The concept of chains, as described the “background and summary” above, is not new per se and other processors have mechanisms to repeat a given instruction a prescribed number of times. A repeated add with carry with data memory address post modification will effectively execute a chain operation. The preferred embodiment is more comprehensive and provides very efficient code for high precision calculations. It is consistent for all multiply, shift, arithmetic, and logical operations maintaining correct status for data widths from 16 bits to stings of 512 bits. Code for executing a single operation or a chain operation is identical and compact. In particular, the hardware multiplier operation provides a very efficient and simple program control of multiplies of up to 256×256 bits=512 bit product. This provides distinct advantages over current implementations, which do not address string multiplication since many do not have hardware multipliers. Further, many knows systems use a fixed hardware multiplier to do extended precision multiplies by using a “multiplication by parts” algorithm which is complex, the code and execution, inefficient.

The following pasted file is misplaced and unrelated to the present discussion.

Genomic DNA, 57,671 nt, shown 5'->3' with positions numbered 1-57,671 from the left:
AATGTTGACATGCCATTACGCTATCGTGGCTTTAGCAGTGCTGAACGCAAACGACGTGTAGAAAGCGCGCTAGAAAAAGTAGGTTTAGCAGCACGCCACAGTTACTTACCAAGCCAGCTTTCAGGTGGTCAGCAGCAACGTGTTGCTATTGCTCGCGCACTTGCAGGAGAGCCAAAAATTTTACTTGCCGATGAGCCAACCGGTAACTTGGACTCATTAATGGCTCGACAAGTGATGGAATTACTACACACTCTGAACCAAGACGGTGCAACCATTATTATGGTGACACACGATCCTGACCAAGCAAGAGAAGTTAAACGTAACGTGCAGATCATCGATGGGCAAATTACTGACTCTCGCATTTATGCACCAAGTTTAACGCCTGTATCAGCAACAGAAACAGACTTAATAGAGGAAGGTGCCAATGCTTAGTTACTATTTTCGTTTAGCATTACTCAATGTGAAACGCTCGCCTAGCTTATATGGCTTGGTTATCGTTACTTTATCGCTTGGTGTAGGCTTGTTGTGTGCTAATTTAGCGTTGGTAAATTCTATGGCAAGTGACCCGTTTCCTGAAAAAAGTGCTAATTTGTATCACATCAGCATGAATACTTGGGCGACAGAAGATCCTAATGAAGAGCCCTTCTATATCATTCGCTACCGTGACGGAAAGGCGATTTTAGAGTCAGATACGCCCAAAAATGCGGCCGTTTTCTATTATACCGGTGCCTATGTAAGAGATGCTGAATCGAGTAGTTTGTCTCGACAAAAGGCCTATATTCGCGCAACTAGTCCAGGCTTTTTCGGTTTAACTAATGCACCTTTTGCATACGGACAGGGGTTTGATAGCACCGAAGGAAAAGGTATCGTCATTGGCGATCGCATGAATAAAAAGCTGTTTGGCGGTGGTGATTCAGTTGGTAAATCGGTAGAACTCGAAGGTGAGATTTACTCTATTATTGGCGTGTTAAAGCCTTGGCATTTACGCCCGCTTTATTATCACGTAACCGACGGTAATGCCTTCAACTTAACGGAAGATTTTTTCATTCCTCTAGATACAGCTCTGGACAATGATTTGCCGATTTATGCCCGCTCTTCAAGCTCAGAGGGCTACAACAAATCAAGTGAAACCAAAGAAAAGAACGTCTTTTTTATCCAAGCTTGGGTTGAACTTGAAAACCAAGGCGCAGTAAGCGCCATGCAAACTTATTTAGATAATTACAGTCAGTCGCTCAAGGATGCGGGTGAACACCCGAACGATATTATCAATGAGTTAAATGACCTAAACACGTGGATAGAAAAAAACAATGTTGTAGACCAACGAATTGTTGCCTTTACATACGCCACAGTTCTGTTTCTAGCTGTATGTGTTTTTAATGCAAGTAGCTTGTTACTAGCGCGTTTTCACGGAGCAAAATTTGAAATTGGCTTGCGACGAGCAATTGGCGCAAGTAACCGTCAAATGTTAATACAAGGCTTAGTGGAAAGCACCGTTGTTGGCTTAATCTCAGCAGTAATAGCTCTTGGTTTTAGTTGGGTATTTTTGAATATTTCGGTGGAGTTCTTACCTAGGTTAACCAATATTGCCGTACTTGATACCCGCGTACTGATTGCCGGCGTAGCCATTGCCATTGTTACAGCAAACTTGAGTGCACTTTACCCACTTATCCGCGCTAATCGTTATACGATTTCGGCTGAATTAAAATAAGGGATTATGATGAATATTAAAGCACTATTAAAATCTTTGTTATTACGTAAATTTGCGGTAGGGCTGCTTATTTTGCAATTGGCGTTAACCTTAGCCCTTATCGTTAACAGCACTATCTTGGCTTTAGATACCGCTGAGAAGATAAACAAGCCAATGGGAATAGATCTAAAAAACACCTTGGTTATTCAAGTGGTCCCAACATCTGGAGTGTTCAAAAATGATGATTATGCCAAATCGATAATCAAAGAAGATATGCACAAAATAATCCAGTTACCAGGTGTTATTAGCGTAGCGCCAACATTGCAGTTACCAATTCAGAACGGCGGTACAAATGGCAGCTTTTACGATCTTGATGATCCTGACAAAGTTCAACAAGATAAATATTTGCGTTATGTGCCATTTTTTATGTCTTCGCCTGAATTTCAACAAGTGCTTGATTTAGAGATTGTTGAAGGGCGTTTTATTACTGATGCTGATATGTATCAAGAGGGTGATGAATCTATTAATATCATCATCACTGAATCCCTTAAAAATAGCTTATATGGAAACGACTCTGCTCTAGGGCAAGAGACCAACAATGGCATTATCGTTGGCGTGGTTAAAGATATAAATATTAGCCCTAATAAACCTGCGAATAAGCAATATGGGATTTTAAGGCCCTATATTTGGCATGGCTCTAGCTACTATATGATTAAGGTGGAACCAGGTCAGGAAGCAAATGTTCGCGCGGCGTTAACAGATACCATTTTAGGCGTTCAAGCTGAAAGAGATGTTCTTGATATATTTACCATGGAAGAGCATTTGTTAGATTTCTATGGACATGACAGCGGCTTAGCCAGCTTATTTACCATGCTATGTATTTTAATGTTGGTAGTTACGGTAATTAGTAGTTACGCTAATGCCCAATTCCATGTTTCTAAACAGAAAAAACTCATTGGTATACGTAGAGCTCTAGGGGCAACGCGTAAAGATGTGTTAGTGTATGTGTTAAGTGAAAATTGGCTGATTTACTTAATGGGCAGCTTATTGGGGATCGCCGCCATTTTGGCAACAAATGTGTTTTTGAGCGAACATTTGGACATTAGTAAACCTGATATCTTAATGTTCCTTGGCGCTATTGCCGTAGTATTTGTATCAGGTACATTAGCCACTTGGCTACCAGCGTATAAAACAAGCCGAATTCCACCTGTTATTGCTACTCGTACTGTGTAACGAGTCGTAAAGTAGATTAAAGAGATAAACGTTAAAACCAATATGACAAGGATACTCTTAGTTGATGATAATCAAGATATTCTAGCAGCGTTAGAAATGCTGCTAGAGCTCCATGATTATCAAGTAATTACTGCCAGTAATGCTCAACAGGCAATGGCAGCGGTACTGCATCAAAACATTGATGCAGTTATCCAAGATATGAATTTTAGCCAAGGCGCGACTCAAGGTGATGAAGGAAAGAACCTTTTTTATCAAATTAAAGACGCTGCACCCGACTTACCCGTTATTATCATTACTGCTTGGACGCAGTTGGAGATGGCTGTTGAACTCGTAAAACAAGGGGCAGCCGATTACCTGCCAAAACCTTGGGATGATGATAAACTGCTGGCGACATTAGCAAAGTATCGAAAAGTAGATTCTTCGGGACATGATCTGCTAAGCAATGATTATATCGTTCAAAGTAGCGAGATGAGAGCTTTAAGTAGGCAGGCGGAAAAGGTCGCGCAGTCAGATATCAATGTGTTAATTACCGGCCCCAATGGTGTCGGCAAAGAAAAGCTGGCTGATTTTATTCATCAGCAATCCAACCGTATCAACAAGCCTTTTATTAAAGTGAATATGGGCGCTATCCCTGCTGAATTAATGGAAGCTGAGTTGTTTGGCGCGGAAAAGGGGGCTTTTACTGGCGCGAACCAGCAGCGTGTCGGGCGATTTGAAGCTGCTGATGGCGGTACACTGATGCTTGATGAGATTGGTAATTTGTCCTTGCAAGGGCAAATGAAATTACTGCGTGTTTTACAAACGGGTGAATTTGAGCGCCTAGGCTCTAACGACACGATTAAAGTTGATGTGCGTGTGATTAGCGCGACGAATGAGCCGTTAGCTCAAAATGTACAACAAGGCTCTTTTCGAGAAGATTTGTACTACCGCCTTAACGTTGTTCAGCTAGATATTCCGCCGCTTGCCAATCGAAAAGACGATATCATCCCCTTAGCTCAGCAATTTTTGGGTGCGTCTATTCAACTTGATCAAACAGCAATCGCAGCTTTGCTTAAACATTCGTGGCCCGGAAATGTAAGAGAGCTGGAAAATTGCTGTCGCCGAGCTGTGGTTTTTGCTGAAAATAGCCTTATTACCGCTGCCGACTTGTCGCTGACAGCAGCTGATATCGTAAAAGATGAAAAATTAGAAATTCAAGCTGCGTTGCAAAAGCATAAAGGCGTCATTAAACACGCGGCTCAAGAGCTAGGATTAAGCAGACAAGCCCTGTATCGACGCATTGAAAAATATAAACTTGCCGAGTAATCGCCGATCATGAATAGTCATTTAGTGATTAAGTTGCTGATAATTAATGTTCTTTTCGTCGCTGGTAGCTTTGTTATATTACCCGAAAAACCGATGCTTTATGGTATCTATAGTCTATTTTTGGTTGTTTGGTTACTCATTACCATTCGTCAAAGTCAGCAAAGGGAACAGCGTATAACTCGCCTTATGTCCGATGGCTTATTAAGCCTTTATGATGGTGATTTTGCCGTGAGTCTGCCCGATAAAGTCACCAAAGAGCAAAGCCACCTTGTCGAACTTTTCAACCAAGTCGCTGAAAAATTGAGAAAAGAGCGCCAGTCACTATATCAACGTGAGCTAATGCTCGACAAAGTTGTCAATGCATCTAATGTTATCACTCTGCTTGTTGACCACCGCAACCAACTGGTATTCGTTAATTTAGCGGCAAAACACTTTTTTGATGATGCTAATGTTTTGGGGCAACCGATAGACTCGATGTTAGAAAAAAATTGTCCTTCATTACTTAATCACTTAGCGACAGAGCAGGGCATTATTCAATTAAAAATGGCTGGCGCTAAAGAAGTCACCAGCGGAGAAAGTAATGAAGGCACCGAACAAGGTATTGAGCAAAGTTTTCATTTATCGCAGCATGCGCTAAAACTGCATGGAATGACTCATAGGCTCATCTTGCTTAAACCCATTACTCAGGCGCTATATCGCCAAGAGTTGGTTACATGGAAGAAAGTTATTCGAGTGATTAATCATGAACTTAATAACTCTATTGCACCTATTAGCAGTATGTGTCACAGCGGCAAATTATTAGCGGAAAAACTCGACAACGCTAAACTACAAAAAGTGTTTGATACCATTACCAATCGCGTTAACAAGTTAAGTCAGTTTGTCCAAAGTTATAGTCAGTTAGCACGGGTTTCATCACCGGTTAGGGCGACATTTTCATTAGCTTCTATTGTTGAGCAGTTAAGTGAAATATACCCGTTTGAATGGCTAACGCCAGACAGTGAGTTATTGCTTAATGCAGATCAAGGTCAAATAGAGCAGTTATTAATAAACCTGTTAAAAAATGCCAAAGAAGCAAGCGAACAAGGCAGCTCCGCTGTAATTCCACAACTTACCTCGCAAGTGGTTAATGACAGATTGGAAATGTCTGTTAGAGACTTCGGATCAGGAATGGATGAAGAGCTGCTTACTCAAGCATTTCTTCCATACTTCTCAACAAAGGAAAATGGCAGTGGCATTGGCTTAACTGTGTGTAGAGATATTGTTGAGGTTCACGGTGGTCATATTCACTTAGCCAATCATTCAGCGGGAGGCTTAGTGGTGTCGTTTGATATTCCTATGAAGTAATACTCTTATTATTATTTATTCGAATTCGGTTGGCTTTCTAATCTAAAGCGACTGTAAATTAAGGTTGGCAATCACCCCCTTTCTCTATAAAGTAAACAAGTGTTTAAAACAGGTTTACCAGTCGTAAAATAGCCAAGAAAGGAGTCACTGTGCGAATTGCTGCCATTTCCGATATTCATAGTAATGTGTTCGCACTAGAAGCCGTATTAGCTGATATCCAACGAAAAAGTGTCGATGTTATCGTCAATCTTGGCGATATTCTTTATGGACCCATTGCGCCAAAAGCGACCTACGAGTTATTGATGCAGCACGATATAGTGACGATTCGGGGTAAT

With reference to FIG. 1, a processor 10 in accordance with the preferred embodiment comprises a number of major sub-blocks, including a program-data memory block 11 and a data-memory block 12. The major sub-blocks comprise the above-mentioned computation-al-unit or CU 13 and the above-mentioned data-memory-address-unit or DMAU 14, a program-counter unit (PCU) 15, and an instruction decoder 16. Other functions are provided by a repeat or chain-counter register 17, a status register 18, two timers 19 and 20, interrupt logic 21, and a peripheral expansion interface 22.